The Fashion World Will Look Very Different in the Distant Future
Fashion has the ability to set and create trends that last for years, extending themselves beyond just fashion and weaving their way into the zeitgeist of culture. However, at the same time fashion is slow to adopt change and as an industry can be fairly conservative.
London-based designer Martine Jarlgaard wants to change this and at her TNW 2019 presentation in Ansterdam argued that fashion industry needs to change not just for the sake of looking better, but to better change the world around us by creating a sustainable industry.
Jarlgaard's TNW presentation painted a picture of a new type of fashion industry, one dictated by things like Blockchain technology, circularity, sustainability, and merging of realities. If done, right the future of fashion will look very different from what you know now.
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The Future of Fashion
According to a study from Mckinsey & Company, annual clothing production exceeded 100 billion items for the first time in 2014 and this has a terrible cost. In a world that loves fast fashion, that same industry has a dramatic effect on our planet, with fashion being the second most polluting global industry.
During her TNW presentation, Martine Jarlgaard proposed that we radically rethink fashion and both its function and role on this planet. Her argument centers around a planet currently experiencing a global identity crisis; a world which technology has connected people more than ever, yet the world has never been more disconnected.
Jarlgaard proposes that we take a look at ourselves, questioning what in this society do we actually value? What is considered success? Will future success be defined by things like emotional intelligence or consumption? Jarlgaard wants a radical overhaul of our values, leading to the dematerializing of consumption; creating value without destroying the Earth.
This new value system will allow technology to influence fashion for the better, making things like sustainability fashionable. “Fashion destroys. It is time to destroy fashion”, says Jarlgaard
What Will the Future of Fashion Look Like?
The emerging technologies currently on the tip of everyone's tongue and driving a host of start-ups have a place in the fashion world. Jarlgaard preaches of a fashion world where people work alongside AI to hack the creative process, to sculpt new ideas while remodeling the current supply chain system put into place.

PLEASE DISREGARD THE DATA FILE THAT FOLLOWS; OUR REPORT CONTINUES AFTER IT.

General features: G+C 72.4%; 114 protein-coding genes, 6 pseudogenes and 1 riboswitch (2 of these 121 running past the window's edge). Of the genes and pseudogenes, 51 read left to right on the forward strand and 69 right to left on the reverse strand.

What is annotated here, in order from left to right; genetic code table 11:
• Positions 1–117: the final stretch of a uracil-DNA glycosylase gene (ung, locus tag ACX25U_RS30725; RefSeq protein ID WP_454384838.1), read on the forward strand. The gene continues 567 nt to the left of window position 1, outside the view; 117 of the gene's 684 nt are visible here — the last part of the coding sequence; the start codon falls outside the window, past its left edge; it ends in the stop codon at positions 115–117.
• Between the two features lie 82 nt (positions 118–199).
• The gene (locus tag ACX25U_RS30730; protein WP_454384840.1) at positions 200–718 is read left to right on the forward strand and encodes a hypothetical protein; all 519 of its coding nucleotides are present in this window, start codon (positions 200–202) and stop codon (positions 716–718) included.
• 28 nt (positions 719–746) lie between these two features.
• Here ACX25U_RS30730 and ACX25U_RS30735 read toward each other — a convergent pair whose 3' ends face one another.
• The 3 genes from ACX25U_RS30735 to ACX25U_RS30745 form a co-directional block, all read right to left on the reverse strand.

However, it goes beyond just AI. Technology will force brands to be accountable, offering more transparency and insight into the ways that your brands create the clothing you make every day.
Imagine wearing a sweater and knowing where the fabric was sourced, how the clothing was made, what animals were used, and even who created your clothing. Jarlgaard proposes an almost “nutritional value sticker” for our clothing, giving us insight into how our clothes are made, and with her own brand, she has done exactly that.
Jarlgaard has used blockchain technology to open up her supply chain to the public, logging all the materials and steps used to create one of her jumpers for customers.
To the Future
During her TNW presentation, Jarlgaard has proposed more research in more sustainable fabrics, while utilizing nature’s tremendous ability to design to create interesting forms of clothing.
The new fashion world order will include a healthy mix of activism, technological initiative experiences, tailored made 3D printing, creative diversity, and an overall more accountable system.
Who is Martine Jarlgaard?
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Dubbed as a technological pioneer by Forbes, Jarlgaard uses sustainability, art, and fashion to disrupt the fashion industry.
Martine has been featured in Forbes, Huffington Post, Vogue, on BBC News and has been invited to give talks as an industry expert and thought leader at the Inter-American Development Bank, Yale University, Singularity University, British Fashion Council’s Fashion Forum 2018, China Fashion Forum, Stockholm Fashion Tech Conference and Human Rights Foundation just to name a few.
Interesting Engineering will be following Amsterdam’s TNW.
A team in the U.K. is developing small robots called 'Pipebots' that could work in underground pipe networks- in both clean water and sewers.